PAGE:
The 2018 graduation season and celebrations hit close to home for me for a variety of different reasons.
I have been blessed to get to know many of the seniors who just graduated from GHS. A major perk to my job at the Inquirer is that I get to shove my camera in their faces — much to their enjoyment — and capture their memories over the course of the school year.
They love it, and so do I. It is a huge blessing to get to be a part of their lives and to be able to get to know them.
Because of this, I am friends with many of them on social media and I have watched so many of them count down the days until their commencement.
I remember those feelings so well.
Looking forward to the next step in life, whether it be college or a job, anything but being a high school student sounded so exciting and grown up. As I read numerous posts like this, one thought kept recurring in my mind …
Don’t wish it away.
My mom always told me that the first 10 years after I graduate high school would fly by before I knew it.
She was right.
This August, I will attend my 25-year class reunion. Shortly after that — in September — I will turn 43 years old. But somewhere in my mind, I’m still that 17-year-old girl who walked across the stage on a beautiful June 6, 1993 at Heise Park stadium to receive my diploma.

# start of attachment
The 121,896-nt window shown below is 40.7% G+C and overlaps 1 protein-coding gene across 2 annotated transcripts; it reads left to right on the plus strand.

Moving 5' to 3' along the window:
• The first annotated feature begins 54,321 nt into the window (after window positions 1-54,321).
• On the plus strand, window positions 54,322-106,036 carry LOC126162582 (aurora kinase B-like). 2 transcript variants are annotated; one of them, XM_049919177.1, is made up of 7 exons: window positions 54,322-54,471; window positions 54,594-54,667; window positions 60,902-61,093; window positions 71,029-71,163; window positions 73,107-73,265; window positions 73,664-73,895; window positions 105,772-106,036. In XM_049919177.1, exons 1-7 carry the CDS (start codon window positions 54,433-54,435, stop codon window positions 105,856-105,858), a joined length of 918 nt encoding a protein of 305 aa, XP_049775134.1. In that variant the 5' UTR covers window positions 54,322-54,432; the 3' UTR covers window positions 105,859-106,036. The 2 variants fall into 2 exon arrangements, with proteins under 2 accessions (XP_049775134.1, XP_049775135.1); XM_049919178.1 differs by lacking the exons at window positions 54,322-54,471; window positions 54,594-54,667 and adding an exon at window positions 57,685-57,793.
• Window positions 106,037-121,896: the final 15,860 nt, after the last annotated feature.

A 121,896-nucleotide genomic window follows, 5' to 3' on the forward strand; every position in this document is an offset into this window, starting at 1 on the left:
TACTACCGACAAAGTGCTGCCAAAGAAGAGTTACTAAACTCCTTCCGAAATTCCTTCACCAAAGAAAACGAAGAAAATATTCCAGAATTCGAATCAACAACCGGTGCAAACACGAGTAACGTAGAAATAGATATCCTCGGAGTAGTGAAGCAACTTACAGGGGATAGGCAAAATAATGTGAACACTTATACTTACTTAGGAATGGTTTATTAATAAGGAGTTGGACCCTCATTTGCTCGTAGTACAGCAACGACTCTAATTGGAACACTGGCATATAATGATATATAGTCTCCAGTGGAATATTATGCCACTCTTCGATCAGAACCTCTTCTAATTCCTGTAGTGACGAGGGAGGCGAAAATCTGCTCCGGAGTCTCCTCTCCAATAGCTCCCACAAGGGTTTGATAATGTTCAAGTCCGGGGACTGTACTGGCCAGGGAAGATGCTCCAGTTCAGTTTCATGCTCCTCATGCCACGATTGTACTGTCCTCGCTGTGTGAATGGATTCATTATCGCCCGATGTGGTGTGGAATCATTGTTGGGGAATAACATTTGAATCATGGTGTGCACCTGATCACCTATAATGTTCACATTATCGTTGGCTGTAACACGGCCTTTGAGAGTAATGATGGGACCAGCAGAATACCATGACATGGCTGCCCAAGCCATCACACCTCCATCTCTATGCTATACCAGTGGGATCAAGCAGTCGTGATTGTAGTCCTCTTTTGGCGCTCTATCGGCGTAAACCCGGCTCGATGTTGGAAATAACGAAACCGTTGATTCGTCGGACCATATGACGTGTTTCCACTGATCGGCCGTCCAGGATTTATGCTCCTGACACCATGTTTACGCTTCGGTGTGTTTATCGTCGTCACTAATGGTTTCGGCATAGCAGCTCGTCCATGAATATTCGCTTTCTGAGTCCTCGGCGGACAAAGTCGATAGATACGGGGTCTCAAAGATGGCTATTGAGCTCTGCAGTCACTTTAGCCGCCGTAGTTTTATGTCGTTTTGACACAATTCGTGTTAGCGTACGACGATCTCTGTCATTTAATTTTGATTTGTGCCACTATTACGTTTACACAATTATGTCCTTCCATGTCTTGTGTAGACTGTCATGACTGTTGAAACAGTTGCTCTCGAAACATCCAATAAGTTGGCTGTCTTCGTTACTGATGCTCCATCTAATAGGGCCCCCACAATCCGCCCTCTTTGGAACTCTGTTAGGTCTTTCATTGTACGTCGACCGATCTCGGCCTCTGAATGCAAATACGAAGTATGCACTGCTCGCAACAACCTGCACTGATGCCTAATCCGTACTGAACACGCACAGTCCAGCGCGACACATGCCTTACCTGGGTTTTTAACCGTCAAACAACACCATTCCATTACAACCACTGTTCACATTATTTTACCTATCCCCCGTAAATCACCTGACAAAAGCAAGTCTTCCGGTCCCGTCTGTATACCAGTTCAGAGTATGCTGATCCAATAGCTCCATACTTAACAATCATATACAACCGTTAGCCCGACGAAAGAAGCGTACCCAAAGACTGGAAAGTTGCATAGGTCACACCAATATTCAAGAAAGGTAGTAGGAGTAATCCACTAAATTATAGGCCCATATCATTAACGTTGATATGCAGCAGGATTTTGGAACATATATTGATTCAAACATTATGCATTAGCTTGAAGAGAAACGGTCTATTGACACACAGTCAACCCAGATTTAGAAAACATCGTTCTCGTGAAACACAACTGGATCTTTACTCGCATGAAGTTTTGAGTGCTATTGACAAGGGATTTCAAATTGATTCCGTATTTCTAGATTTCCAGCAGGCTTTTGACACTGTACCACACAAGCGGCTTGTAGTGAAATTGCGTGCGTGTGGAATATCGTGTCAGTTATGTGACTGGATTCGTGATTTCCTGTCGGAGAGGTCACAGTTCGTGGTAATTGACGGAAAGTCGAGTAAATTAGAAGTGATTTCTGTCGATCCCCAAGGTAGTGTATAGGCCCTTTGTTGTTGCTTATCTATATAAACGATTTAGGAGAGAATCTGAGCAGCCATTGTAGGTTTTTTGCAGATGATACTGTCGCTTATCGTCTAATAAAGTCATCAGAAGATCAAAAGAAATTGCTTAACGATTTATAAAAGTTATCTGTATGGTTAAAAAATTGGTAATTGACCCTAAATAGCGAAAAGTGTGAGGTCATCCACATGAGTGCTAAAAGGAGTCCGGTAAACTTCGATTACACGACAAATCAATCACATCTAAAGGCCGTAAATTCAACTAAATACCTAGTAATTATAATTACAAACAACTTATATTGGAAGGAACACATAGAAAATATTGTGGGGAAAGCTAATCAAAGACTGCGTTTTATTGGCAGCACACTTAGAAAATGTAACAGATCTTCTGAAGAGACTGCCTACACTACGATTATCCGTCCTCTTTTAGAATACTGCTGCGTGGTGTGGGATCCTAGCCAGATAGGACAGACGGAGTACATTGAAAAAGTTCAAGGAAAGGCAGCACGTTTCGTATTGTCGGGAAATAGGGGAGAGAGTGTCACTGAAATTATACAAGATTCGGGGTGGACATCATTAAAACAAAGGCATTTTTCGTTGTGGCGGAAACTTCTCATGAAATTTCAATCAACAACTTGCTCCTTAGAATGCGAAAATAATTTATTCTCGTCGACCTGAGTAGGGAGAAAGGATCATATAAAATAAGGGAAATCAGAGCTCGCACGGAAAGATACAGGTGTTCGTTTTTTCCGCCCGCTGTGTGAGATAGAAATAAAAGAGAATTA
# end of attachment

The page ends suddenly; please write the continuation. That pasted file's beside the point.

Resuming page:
I was ready to leave home for college, knowing since I had been in elementary school that I wanted to be an educator myself. There was no stopping me. Until there was.
College bills mounted up, and I took a break from school to work full-time for awhile. I met a guy. I married that guy five years later, and we recently celebrated our 18-year wedding anniversary.
I’ve never returned to college.
Do I regret it?
But do I regret the other stuff that took its place?
I am a wife and mother. I have three kids that are the center of my world.
I have a job that I LOVE, and not many can say that. But it took me a few crappy jobs to get here.
So, while life may not have landed me where I thought it would 25 years ago, I’ve learned to appreciate the results of my decisions … good and bad. Those decisions have made me who I am today: An imperfect person who continues to learn and grow into who I’m intended to be.
Graduates of 2018, know this: The learning never stops. People and circumstances have come in and out of my life over the years that have taught me so much, and pushed me to be better. Sometimes those people are teachers, sometimes they are co-workers, and sometimes they are completely unexpected.
But whatever you do, enjoy EVERY moment and don’t wish it away.
None of us get to go back and relive it.
You will only have the memories from now on, and like my mom told me, the next ten years will fly by!